After two girls left the competition in back to back weeks, Ben Briley became the first guy eliminated this season. He talked with reporters, including BuddyTV, about covering Elton John, why he thinks the judges turned against him (does he really think they threw him under the bus?) and his plans for the future. Also, was he surprised that the judges let America decide the final spot in the Top 30 between him and Neco Starr? Read on to find out.

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Letting America Decide

The judges had a hard time choosing who should fill the final spot in the Top 30. It came down to Ben and Neco Starr. Because they found it impossible, the judges ended up letting America decide.

I asked Ben about this, and he found that twist to be “definitely a surprise” because he wasn’t expecting it. Him and Neco are “both so different, two completely different people. We weren’t going to do a sing-off because that would have been pointless. We weren’t going to do any tie-breaker or anything, so they thought the only way to find out was to get America to vote, to figure out which one would go through.” Fortunately for him, Ben was the singer chosen and he made it all the way to the Top 11 as a result.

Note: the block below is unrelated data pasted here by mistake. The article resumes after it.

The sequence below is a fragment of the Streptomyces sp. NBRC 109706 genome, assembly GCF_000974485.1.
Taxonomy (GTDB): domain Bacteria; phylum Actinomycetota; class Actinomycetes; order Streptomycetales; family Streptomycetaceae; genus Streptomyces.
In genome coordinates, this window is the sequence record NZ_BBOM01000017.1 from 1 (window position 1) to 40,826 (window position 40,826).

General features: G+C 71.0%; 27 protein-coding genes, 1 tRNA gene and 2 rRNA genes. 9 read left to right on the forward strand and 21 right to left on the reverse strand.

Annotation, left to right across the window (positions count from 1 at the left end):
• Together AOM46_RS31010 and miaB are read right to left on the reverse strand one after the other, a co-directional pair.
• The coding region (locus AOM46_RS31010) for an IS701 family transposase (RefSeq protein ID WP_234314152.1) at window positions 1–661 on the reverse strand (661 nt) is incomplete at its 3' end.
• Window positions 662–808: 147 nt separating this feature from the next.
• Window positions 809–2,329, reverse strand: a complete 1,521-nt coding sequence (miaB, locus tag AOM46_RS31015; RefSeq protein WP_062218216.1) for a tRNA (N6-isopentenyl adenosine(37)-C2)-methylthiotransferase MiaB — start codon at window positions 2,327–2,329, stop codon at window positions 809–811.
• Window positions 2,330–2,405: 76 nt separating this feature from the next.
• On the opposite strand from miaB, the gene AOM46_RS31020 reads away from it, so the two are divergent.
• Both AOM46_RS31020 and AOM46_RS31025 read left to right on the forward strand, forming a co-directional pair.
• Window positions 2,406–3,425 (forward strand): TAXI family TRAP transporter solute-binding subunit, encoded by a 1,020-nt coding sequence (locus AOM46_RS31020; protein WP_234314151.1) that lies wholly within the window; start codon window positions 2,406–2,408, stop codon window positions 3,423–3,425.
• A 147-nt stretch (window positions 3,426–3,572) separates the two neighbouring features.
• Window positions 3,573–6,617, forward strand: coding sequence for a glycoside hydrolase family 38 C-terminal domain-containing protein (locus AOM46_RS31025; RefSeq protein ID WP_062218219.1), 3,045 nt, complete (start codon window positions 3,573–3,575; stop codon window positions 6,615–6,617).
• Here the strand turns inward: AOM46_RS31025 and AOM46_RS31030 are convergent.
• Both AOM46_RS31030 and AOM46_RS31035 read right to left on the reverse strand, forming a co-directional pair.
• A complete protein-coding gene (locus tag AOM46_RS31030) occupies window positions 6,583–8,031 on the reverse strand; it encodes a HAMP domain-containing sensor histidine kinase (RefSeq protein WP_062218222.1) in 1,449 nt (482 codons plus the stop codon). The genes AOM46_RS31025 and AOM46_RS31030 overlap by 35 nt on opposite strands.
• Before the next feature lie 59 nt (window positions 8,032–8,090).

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Being Thrown Under the Bus

However, it wasn’t all sunshine and roses for Ben. On what ended up being his final week in the competition, he took on “Bennie and the Jets” and was penalized for it. Everyone expects him to come out and stick to country, so an Elton John song might have thrown everybody off. But why did he go down that route? “The whole reason I picked that song was to show my diversity and to show that I can do something else besides country music,” he said. “I wanted to … show people I could play the piano and I hadn’t done that on the show yet.”